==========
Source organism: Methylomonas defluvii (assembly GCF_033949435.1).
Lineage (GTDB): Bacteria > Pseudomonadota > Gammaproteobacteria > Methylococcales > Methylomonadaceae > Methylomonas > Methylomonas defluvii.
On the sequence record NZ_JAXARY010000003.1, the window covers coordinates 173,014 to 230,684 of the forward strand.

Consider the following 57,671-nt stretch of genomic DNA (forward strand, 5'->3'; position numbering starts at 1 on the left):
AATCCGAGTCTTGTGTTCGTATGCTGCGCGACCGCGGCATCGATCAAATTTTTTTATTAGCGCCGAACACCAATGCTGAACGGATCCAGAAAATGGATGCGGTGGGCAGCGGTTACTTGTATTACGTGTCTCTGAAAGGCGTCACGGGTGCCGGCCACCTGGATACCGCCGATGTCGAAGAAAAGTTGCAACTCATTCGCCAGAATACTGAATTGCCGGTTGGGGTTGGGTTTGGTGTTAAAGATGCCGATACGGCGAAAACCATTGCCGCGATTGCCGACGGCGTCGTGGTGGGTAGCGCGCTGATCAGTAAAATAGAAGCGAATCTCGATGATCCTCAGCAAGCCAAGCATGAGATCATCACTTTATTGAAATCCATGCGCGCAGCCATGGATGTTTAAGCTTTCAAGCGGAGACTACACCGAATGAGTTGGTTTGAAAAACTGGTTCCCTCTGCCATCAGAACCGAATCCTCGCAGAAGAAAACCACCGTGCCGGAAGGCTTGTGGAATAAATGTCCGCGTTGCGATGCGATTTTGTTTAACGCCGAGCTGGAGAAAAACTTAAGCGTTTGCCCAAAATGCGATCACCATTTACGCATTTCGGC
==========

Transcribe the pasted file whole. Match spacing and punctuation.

Source organism: Methylomonas defluvii (assembly GCF_033949435.1).
Lineage (GTDB): Bacteria > Pseudomonadota > Gammaproteobacteria > Methylococcales > Methylomonadaceae > Methylomonas > Methylomonas defluvii.
On the sequence record NZ_JAXARY010000003.1, the window covers coordinates 173,014 to 230,684 of the forward strand.

Consider the following 57,671-nt stretch of genomic DNA (forward strand, 5'->3'; position numbering starts at 1 on the left):
AATCCGAGTCTTGTGTTCGTATGCTGCGCGACCGCGGCATCGATCAAATTTTTTTATTAGCGCCGAACACCAATGCTGAACGGATCCAGAAAATGGATGCGGTGGGCAGCGGTTACTTGTATTACGTGTCTCTGAAAGGCGTCACGGGTGCCGGCCACCTGGATACCGCCGATGTCGAAGAAAAGTTGCAACTCATTCGCCAGAATACTGAATTGCCGGTTGGGGTTGGGTTTGGTGTTAAAGATGCCGATACGGCGAAAACCATTGCCGCGATTGCCGACGGCGTCGTGGTGGGTAGCGCGCTGATCAGTAAAATAGAAGCGAATCTCGATGATCCTCAGCAAGCCAAGCATGAGATCATCACTTTATTGAAATCCATGCGCGCAGCCATGGATGTTTAAGCTTTCAAGCGGAGACTACACCGAATGAGTTGGTTTGAAAAACTGGTTCCCTCTGCCATCAGAACCGAATCCTCGCAGAAGAAAACCACCGTGCCGGAAGGCTTGTGGAATAAATGTCCGCGTTGCGATGCGATTTTGTTTAACGCCGAGCTGGAGAAAAACTTAAGCGTTTGCCCAAAATGCGATCACCATTTACGCATTTCGGC